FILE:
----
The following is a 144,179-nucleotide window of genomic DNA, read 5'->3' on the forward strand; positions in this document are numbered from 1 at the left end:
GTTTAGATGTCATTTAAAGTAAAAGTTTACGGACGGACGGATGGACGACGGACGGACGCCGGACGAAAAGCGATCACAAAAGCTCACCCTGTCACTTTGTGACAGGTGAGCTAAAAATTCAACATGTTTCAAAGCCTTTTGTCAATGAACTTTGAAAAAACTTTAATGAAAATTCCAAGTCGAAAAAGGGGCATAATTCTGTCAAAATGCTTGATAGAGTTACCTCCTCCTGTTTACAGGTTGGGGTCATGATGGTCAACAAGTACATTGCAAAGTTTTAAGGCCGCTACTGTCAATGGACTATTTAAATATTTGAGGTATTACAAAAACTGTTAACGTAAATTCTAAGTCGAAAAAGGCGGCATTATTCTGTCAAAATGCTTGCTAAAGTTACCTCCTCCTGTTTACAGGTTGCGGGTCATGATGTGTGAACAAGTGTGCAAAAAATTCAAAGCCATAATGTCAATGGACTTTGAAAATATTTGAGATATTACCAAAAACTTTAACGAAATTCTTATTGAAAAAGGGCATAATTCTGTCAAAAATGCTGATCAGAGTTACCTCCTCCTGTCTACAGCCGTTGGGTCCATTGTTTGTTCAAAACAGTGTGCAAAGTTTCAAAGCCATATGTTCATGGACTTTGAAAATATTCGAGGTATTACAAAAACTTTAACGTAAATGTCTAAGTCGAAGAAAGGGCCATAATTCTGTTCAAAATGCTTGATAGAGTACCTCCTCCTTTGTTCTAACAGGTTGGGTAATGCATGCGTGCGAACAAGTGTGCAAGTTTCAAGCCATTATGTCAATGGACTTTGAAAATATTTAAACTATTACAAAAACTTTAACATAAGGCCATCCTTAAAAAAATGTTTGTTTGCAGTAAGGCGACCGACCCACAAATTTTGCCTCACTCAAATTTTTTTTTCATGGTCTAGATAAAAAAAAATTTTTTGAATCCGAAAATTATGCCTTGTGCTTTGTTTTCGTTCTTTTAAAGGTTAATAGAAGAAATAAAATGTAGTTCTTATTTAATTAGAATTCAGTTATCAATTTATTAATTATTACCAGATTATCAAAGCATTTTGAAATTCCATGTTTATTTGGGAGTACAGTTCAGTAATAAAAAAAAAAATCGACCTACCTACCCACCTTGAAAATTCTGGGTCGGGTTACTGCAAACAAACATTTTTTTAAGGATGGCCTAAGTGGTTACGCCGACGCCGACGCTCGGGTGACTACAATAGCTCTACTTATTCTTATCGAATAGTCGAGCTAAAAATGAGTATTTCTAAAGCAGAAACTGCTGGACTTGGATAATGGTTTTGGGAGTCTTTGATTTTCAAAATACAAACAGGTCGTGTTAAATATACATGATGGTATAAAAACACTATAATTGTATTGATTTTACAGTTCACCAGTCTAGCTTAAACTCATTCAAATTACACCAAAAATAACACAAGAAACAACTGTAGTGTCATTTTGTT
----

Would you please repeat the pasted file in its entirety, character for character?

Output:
The following is a 144,179-nucleotide window of genomic DNA, read 5'->3' on the forward strand; positions in this document are numbered from 1 at the left end:
GTTTAGATGTCATTTAAAGTAAAAGTTTACGGACGGACGGATGGACGACGGACGGACGCCGGACGAAAAGCGATCACAAAAGCTCACCCTGTCACTTTGTGACAGGTGAGCTAAAAATTCAACATGTTTCAAAGCCTTTTGTCAATGAACTTTGAAAAAACTTTAATGAAAATTCCAAGTCGAAAAAGGGGCATAATTCTGTCAAAATGCTTGATAGAGTTACCTCCTCCTGTTTACAGGTTGGGGTCATGATGGTCAACAAGTACATTGCAAAGTTTTAAGGCCGCTACTGTCAATGGACTATTTAAATATTTGAGGTATTACAAAAACTGTTAACGTAAATTCTAAGTCGAAAAAGGCGGCATTATTCTGTCAAAATGCTTGCTAAAGTTACCTCCTCCTGTTTACAGGTTGCGGGTCATGATGTGTGAACAAGTGTGCAAAAAATTCAAAGCCATAATGTCAATGGACTTTGAAAATATTTGAGATATTACCAAAAACTTTAACGAAATTCTTATTGAAAAAGGGCATAATTCTGTCAAAAATGCTGATCAGAGTTACCTCCTCCTGTCTACAGCCGTTGGGTCCATTGTTTGTTCAAAACAGTGTGCAAAGTTTCAAAGCCATATGTTCATGGACTTTGAAAATATTCGAGGTATTACAAAAACTTTAACGTAAATGTCTAAGTCGAAGAAAGGGCCATAATTCTGTTCAAAATGCTTGATAGAGTACCTCCTCCTTTGTTCTAACAGGTTGGGTAATGCATGCGTGCGAACAAGTGTGCAAGTTTCAAGCCATTATGTCAATGGACTTTGAAAATATTTAAACTATTACAAAAACTTTAACATAAGGCCATCCTTAAAAAAATGTTTGTTTGCAGTAAGGCGACCGACCCACAAATTTTGCCTCACTCAAATTTTTTTTTCATGGTCTAGATAAAAAAAAATTTTTTGAATCCGAAAATTATGCCTTGTGCTTTGTTTTCGTTCTTTTAAAGGTTAATAGAAGAAATAAAATGTAGTTCTTATTTAATTAGAATTCAGTTATCAATTTATTAATTATTACCAGATTATCAAAGCATTTTGAAATTCCATGTTTATTTGGGAGTACAGTTCAGTAATAAAAAAAAAAATCGACCTACCTACCCACCTTGAAAATTCTGGGTCGGGTTACTGCAAACAAACATTTTTTTAAGGATGGCCTAAGTGGTTACGCCGACGCCGACGCTCGGGTGACTACAATAGCTCTACTTATTCTTATCGAATAGTCGAGCTAAAAATGAGTATTTCTAAAGCAGAAACTGCTGGACTTGGATAATGGTTTTGGGAGTCTTTGATTTTCAAAATACAAACAGGTCGTGTTAAATATACATGATGGTATAAAAACACTATAATTGTATTGATTTTACAGTTCACCAGTCTAGCTTAAACTCATTCAAATTACACCAAAAATAACACAAGAAACAACTGTAGTGTCATTTTGTT